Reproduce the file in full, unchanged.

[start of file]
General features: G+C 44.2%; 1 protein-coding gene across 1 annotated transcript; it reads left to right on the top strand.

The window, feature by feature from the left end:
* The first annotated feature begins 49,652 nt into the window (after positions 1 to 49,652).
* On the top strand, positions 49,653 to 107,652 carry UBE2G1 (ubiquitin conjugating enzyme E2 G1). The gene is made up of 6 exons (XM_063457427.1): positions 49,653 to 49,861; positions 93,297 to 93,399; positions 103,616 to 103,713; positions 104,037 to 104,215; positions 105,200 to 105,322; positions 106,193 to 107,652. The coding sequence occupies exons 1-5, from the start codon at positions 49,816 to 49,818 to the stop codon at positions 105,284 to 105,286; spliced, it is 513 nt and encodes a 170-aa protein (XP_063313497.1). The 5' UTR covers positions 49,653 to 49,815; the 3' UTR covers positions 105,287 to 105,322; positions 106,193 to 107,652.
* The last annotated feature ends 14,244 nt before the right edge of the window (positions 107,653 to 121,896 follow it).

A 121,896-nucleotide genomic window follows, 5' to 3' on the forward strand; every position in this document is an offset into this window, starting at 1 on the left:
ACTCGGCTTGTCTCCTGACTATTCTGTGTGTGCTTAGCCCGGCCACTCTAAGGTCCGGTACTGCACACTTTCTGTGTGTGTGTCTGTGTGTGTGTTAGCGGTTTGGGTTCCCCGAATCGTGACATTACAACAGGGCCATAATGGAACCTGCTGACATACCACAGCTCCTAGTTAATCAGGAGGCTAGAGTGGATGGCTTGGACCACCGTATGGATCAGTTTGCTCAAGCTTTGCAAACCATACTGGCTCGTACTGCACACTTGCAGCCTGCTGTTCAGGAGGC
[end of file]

General features: G+C 44.2%; 1 protein-coding gene across 1 annotated transcript; it reads left to right on the top strand.

The window, feature by feature from the left end:
* The first annotated feature begins 49,652 nt into the window (after positions 1 to 49,652).
* On the top strand, positions 49,653 to 107,652 carry UBE2G1 (ubiquitin conjugating enzyme E2 G1). The gene is made up of 6 exons (XM_063457427.1): positions 49,653 to 49,861; positions 93,297 to 93,399; positions 103,616 to 103,713; positions 104,037 to 104,215; positions 105,200 to 105,322; positions 106,193 to 107,652. The coding sequence occupies exons 1-5, from the start codon at positions 49,816 to 49,818 to the stop codon at positions 105,284 to 105,286; spliced, it is 513 nt and encodes a 170-aa protein (XP_063313497.1). The 5' UTR covers positions 49,653 to 49,815; the 3' UTR covers positions 105,287 to 105,322; positions 106,193 to 107,652.
* The last annotated feature ends 14,244 nt before the right edge of the window (positions 107,653 to 121,896 follow it).

A 121,896-nucleotide genomic window follows, 5' to 3' on the forward strand; every position in this document is an offset into this window, starting at 1 on the left:
ACTCGGCTTGTCTCCTGACTATTCTGTGTGTGCTTAGCCCGGCCACTCTAAGGTCCGGTACTGCACACTTTCTGTGTGTGTGTCTGTGTGTGTGTTAGCGGTTTGGGTTCCCCGAATCGTGACATTACAACAGGGCCATAATGGAACCTGCTGACATACCACAGCTCCTAGTTAATCAGGAGGCTAGAGTGGATGGCTTGGACCACCGTATGGATCAGTTTGCTCAAGCTTTGCAAACCATACTGGCTCGTACTGCACACTTGCAGCCTGCTGTTCAGGAGGC